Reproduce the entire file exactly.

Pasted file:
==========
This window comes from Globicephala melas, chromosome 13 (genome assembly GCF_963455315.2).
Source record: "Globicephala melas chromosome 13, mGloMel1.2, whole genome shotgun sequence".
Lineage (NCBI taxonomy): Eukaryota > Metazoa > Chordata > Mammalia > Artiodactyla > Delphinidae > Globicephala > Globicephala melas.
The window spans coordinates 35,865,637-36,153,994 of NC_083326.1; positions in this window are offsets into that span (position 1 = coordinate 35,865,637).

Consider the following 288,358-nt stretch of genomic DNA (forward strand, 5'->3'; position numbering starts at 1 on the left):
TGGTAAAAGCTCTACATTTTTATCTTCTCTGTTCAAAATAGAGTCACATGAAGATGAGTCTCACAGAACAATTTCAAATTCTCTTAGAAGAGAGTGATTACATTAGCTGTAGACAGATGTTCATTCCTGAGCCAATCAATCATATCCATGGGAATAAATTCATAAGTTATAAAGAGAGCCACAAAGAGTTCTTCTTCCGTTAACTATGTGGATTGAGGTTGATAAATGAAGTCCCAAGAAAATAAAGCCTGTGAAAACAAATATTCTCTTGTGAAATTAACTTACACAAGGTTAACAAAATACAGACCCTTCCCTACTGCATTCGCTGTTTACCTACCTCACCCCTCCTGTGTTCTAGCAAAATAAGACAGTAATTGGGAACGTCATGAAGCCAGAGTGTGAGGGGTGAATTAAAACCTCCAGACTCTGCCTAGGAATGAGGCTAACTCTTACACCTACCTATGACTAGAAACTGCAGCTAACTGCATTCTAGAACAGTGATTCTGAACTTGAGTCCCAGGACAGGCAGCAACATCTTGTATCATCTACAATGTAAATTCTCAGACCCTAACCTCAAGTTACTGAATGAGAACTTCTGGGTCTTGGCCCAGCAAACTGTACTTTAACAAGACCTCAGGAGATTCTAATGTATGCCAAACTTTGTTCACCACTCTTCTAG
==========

This window comes from Globicephala melas, chromosome 13 (genome assembly GCF_963455315.2).
Source record: "Globicephala melas chromosome 13, mGloMel1.2, whole genome shotgun sequence".
Lineage (NCBI taxonomy): Eukaryota > Metazoa > Chordata > Mammalia > Artiodactyla > Delphinidae > Globicephala > Globicephala melas.
The window spans coordinates 35,865,637-36,153,994 of NC_083326.1; positions in this window are offsets into that span (position 1 = coordinate 35,865,637).

Consider the following 288,358-nt stretch of genomic DNA (forward strand, 5'->3'; position numbering starts at 1 on the left):
TGGTAAAAGCTCTACATTTTTATCTTCTCTGTTCAAAATAGAGTCACATGAAGATGAGTCTCACAGAACAATTTCAAATTCTCTTAGAAGAGAGTGATTACATTAGCTGTAGACAGATGTTCATTCCTGAGCCAATCAATCATATCCATGGGAATAAATTCATAAGTTATAAAGAGAGCCACAAAGAGTTCTTCTTCCGTTAACTATGTGGATTGAGGTTGATAAATGAAGTCCCAAGAAAATAAAGCCTGTGAAAACAAATATTCTCTTGTGAAATTAACTTACACAAGGTTAACAAAATACAGACCCTTCCCTACTGCATTCGCTGTTTACCTACCTCACCCCTCCTGTGTTCTAGCAAAATAAGACAGTAATTGGGAACGTCATGAAGCCAGAGTGTGAGGGGTGAATTAAAACCTCCAGACTCTGCCTAGGAATGAGGCTAACTCTTACACCTACCTATGACTAGAAACTGCAGCTAACTGCATTCTAGAACAGTGATTCTGAACTTGAGTCCCAGGACAGGCAGCAACATCTTGTATCATCTACAATGTAAATTCTCAGACCCTAACCTCAAGTTACTGAATGAGAACTTCTGGGTCTTGGCCCAGCAAACTGTACTTTAACAAGACCTCAGGAGATTCTAATGTATGCCAAACTTTGTTCACCACTCTTCTAG